By NEIL HARTNELL
Tribune Business Editor
The Bahamas needs to achieve consistent record economic growth of between 5-7 per cent over a five-six year period to absorb both its existing 30,000 unemployed workers, and school leavers, into the workforce.
James Smith, former minister of state for finance and Central Bank governor, yesterday told Tribune Business that kickstarting economic growth and job creation was the most important short-term measure to help the Government’s finances.
While both elements were vital to boosting imports and related tax revenues, Mr Smith also praised the Government’s announced intentions to cut spending at most departments/agencies by 10 per cent.
While this was unlikely to translate into slashing $182 million from the projected $1.82 billion recurrent expenditure forecast for 2012-2013, Mr Smith said the critical thing was the signal/message it sent - both within and outside the Bahamas.
“It’s a signal that there is a growing problem with the deficit,” Mr Smith told Tribune Business of the 10 per cent cuts, “so it has to be addressed on all levels, especially the operations levels at every department and agency.
“It’s not business as usual. It’s an important message psychologically. That’s the important thrust.
“What needs to be known, particularly by the operators within the public service, is that each agency and department is expected to be a little more thrifty in what they’re doing and cut back wherever they can. We went in so deep, it’s going to be a slow climb out.
The message that ‘we have to cut back’ was an important statement of the Government’s thinking and direction, Mr Smith said, but he added: “It’s unlikely to be 10 per cent of whatever the Budget is.”
This was because the Government was already bound into industrial agreements on public sector wages, which account for 55-60 per cent of total spending, and other contractual commitments. It is also unable to adjust debt servicing and principal repayments, which account for another 10-15 per cent of spending.
“The important thing was to get the message out that the time has come to introduce cutbacks. That, more than anything else, is the essence,” Mr Smith said.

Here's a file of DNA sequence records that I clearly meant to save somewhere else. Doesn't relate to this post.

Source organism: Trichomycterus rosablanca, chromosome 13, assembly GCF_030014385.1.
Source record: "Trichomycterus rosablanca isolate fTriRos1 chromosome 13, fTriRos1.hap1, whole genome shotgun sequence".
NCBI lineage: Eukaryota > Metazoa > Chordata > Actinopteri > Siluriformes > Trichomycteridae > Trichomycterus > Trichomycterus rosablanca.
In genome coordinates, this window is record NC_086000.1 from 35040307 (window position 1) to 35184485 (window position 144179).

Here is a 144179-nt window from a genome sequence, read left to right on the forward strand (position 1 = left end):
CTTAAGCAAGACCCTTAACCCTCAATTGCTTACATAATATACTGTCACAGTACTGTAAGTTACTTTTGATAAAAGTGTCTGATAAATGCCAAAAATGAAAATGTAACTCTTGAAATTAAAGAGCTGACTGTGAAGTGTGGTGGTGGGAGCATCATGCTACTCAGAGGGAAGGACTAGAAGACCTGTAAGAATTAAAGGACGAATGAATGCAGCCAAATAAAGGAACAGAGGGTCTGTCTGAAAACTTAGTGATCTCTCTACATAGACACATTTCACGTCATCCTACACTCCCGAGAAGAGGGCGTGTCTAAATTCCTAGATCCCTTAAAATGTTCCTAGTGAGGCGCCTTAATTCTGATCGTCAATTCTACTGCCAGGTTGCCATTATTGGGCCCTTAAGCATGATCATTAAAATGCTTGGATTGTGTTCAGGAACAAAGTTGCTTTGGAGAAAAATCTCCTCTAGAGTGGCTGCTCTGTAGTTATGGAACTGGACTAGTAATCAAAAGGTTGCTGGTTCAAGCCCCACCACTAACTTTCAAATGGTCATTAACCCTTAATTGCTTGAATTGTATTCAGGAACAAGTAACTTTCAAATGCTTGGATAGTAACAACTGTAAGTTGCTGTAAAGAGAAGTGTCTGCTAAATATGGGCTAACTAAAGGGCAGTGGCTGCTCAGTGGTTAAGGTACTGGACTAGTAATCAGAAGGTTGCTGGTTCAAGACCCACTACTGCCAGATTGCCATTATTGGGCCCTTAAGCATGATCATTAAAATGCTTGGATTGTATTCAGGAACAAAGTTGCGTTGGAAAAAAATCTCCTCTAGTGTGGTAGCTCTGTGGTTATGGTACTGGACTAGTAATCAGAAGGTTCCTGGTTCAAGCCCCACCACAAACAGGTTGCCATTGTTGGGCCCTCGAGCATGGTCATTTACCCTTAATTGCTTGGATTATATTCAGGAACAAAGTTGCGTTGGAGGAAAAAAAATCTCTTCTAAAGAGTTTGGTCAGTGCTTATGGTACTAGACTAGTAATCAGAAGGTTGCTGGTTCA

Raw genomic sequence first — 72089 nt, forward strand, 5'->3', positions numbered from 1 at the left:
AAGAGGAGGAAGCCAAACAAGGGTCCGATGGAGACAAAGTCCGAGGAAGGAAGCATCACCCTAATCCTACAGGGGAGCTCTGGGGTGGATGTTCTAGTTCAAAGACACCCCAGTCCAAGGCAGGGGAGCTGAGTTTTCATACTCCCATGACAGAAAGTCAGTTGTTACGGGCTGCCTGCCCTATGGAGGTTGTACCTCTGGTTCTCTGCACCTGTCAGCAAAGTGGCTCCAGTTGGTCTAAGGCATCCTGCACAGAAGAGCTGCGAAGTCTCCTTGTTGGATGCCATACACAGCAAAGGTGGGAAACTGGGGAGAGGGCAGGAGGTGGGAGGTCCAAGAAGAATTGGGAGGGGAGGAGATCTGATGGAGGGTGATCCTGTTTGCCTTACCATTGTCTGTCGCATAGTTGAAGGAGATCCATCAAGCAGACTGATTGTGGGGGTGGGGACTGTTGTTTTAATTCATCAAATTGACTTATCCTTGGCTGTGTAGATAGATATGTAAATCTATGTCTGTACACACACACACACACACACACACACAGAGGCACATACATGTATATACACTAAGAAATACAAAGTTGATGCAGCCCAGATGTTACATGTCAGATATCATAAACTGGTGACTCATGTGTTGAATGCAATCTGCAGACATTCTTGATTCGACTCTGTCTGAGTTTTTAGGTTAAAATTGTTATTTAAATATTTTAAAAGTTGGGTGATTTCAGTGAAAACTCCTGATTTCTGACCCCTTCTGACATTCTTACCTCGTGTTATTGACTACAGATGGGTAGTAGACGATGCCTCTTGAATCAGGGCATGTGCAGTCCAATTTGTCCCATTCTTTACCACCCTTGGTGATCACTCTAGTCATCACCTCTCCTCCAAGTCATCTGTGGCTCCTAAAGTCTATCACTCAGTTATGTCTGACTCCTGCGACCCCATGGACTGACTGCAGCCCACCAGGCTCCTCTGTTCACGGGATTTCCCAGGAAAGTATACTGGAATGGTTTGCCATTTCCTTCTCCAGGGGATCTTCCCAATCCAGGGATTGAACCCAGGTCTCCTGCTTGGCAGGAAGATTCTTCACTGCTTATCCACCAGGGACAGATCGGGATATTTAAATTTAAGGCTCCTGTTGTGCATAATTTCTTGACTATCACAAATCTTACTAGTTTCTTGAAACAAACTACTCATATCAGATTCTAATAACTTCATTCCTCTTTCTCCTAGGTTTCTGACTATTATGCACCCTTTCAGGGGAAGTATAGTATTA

“I think, for the most part, anyone who follows the fiscal affairs in the Bahamas, will be looking for something like this, because month after month we’ve been running widening deficit. It’s what they’ve been waiting for.”
That was a reference to the likes of the International Monetary Fund (IMF), plus the Wall Street credit rating agencies, Moody’s and Standard & Poor’s (S&P).
Still, Mr Smith acknowledged that the more than $1 billion increase in the national debt that was incurred by the former Ingraham administration had added at least $50 million to the Government’s interest bill - a sum that had to come out of the recurrent spending budget.
Describing tax reform more as a medium term objective, Mr Smith said that with spending continuing to outstrip revenues, economic growth was the priority when it came to closing the fiscal gap.
“Since we don’t have a convertible currency, we can’t continue to borrow without putting that at risk,” he told Tribune Business.
Agreeing that the Bahamas required “much more” than the forecast 2-2.5 per cent GDP growth it is projected to generate in the short-medium term, Mr Smith suggested it needed to look for expansion avenues other than the US.
“We need the ability to generate anywhere between 5-7 per cent growth. We’d have to do that over a 5-6 year period,” Mr Smith told this newspaper. “We have to get back those that have been lost [the unemployed], and those coming into the tax stream.
“We have to start climbing out of the hole and build a new mound.”